• SurfaceToAir

Posted April 18, 2013 - 09:18 PM

#13

I removed the ignition button and its bracket, and am in the process of making a new bracket ( simple L shaped metal- rounded for pretty corders, etc ) that the key switch mounts through and the head light bolts to. Its all tucked in behind the light and pretty much all you get on the 2013 WRF dual sport anyway. I too take the opinion its just a deterrent. But the key will also help me remember to not leave it on all night.

I do think a tiny hidden kill switch will get installed. Airbox, behind radiator, someplace. Not sure.

When out in places where the bike will be left alone for a while, I plan to chain it up- with a chastity belt.

I've been down this road before with my FJ40. If someone wants it bad enough- they will get it regardless of what I do. Can't sweat it too hard.

cheers-
Dustin

Edited by SurfaceToAir, April 18, 2013 - 09:18 PM.


  • GP1K

Posted April 19, 2013 - 08:06 AM

#14

i was trying to say that not everyone just runs in the dirt. i read something some where that the shifting direction does not provide an advantage or disadvantage one way or the other. it's rider prefrence. u have to shift up and down no matter what u ride or how you ride.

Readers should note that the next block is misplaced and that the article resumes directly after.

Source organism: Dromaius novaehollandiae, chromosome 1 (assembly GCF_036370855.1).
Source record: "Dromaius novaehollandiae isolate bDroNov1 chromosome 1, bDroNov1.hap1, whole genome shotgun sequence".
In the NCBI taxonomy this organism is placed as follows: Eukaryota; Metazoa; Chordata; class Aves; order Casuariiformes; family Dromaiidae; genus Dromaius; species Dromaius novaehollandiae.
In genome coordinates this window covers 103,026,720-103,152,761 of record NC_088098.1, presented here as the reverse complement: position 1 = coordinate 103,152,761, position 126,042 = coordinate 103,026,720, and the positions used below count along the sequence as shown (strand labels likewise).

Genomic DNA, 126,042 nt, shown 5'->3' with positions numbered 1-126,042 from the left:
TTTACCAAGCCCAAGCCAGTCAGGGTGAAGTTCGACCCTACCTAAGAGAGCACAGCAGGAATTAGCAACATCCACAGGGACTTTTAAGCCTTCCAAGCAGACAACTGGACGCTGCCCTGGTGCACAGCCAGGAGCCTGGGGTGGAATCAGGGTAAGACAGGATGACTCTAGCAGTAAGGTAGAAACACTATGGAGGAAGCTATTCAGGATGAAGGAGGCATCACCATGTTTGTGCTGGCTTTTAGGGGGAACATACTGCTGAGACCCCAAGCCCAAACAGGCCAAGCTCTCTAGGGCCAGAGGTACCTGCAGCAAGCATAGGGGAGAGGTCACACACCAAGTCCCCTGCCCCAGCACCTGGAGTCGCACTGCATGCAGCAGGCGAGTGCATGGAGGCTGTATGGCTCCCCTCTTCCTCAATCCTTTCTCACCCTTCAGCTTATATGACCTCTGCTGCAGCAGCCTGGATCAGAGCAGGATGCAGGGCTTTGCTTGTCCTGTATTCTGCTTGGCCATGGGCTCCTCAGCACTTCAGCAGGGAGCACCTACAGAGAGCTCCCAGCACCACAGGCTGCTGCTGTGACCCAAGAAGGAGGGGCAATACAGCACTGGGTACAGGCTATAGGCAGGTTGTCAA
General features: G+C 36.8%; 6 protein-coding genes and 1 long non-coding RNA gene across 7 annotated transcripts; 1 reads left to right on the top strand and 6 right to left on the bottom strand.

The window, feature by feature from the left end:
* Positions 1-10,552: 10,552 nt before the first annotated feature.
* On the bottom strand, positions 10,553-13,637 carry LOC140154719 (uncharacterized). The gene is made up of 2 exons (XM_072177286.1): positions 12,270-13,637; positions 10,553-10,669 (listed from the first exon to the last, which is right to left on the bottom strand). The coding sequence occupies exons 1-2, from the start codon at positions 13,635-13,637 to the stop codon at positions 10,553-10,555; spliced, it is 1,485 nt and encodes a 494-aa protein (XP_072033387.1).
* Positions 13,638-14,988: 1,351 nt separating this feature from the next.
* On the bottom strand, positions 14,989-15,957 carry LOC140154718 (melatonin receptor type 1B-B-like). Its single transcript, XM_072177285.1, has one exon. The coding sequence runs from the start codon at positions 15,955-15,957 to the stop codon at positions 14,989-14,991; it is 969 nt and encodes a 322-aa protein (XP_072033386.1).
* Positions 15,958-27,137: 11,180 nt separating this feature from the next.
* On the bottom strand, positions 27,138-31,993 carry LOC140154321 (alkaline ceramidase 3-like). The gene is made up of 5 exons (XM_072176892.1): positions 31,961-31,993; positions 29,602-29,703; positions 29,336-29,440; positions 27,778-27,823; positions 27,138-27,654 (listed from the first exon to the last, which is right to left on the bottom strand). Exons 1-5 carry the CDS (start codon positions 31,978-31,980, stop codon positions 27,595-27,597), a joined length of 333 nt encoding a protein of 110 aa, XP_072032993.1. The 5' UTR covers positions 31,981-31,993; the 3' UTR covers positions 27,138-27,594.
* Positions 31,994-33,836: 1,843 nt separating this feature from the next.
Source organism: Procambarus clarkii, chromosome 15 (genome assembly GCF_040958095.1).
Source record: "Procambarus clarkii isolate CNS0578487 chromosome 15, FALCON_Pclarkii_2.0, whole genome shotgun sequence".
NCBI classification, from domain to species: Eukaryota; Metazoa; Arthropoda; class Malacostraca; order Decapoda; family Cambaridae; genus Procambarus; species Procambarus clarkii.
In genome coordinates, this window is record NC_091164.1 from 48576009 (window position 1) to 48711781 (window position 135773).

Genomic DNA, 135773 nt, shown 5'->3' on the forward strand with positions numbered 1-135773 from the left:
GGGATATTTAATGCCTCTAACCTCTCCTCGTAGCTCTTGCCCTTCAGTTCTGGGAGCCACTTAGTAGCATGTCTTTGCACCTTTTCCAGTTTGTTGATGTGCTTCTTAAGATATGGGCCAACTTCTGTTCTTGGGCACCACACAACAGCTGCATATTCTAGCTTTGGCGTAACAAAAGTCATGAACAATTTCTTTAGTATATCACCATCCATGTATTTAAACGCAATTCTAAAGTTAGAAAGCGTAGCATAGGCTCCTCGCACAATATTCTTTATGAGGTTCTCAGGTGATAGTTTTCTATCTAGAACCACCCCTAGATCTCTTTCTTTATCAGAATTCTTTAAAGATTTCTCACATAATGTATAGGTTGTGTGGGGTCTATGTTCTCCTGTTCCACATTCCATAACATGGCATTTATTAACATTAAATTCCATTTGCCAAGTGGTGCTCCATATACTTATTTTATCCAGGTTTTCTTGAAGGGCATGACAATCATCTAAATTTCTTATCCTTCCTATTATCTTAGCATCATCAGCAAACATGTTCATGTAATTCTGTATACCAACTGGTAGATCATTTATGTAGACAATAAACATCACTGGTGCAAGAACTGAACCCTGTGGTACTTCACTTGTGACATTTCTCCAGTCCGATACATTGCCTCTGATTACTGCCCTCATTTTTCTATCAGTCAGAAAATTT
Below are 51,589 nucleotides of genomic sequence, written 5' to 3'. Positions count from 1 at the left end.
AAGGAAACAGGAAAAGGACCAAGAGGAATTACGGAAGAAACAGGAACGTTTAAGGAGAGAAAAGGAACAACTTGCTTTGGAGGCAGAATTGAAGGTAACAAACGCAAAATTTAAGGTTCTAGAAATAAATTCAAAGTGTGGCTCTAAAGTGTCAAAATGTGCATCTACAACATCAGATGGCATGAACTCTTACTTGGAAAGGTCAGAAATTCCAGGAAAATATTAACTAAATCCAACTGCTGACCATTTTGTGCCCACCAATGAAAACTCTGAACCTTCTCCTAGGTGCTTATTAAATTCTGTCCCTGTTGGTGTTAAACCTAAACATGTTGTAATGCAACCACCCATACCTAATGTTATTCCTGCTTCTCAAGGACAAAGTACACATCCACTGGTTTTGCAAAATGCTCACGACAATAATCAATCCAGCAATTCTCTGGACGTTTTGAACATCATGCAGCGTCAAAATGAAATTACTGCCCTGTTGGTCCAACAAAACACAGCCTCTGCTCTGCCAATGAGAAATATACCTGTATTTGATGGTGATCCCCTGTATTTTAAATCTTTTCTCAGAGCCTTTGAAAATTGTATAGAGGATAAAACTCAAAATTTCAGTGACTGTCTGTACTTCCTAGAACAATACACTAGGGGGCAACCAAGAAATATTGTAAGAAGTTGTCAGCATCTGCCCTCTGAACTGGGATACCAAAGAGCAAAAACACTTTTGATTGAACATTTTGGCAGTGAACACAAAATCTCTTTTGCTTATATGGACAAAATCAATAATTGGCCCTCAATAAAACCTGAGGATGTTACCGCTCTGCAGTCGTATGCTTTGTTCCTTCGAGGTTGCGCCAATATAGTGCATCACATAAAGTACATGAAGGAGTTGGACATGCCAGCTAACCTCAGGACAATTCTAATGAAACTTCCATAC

There's a very logical and practical reason people run GP shift on roadracing/sport bikes, namely if you're at max lean in a left hand corner and need to grab an upshift on the way out, your toe isn't under the shifter where it might drag, or worse get caught between the track and your footpeg and really ruin your day. And most downshifting is done under hard braking while the bike is straight up and down. None of that applies in the dirt. So yes there is an advantage to GP shift for racing. There is no advantage to GP shift on a dirt bike, and in fact it's a disadvantage. Like I said before, trying grabbing a downshift on a gnarly hill climb with GP shift.

And yes I've ridden both sport/track and dirt bikes, my sport bikes were always GP shift, and my dirt/dual sport bikes always standard shift. I've never had a problem with going back and forth, it's called knowing how to ride and being able to adapt. I've got plenty of buddies that race and/or do track days and ride dirt, and almost all run GP shift on their track bikes NONE of them run GP shift on their dirt bikes.

Most roadracers run GP shift, but not all, some prefer standard. But go find ONE SINGLE pro dirt/offroad racer that runs GP shift... go on, I'll wait.

  • DuncR6

Posted April 19, 2013 - 09:34 AM

#15

it's called knowing how to ride and being able to adapt. I've got plenty of buddies that race and/or do track days and ride dirt, and almost all run GP shift on their track bikes NONE of them run GP shift on their dirt bikes.

Most roadracers run GP shift, but not all, some prefer standard. But go find ONE SINGLE pro dirt/offroad racer that runs GP shift... go on, I'll wait.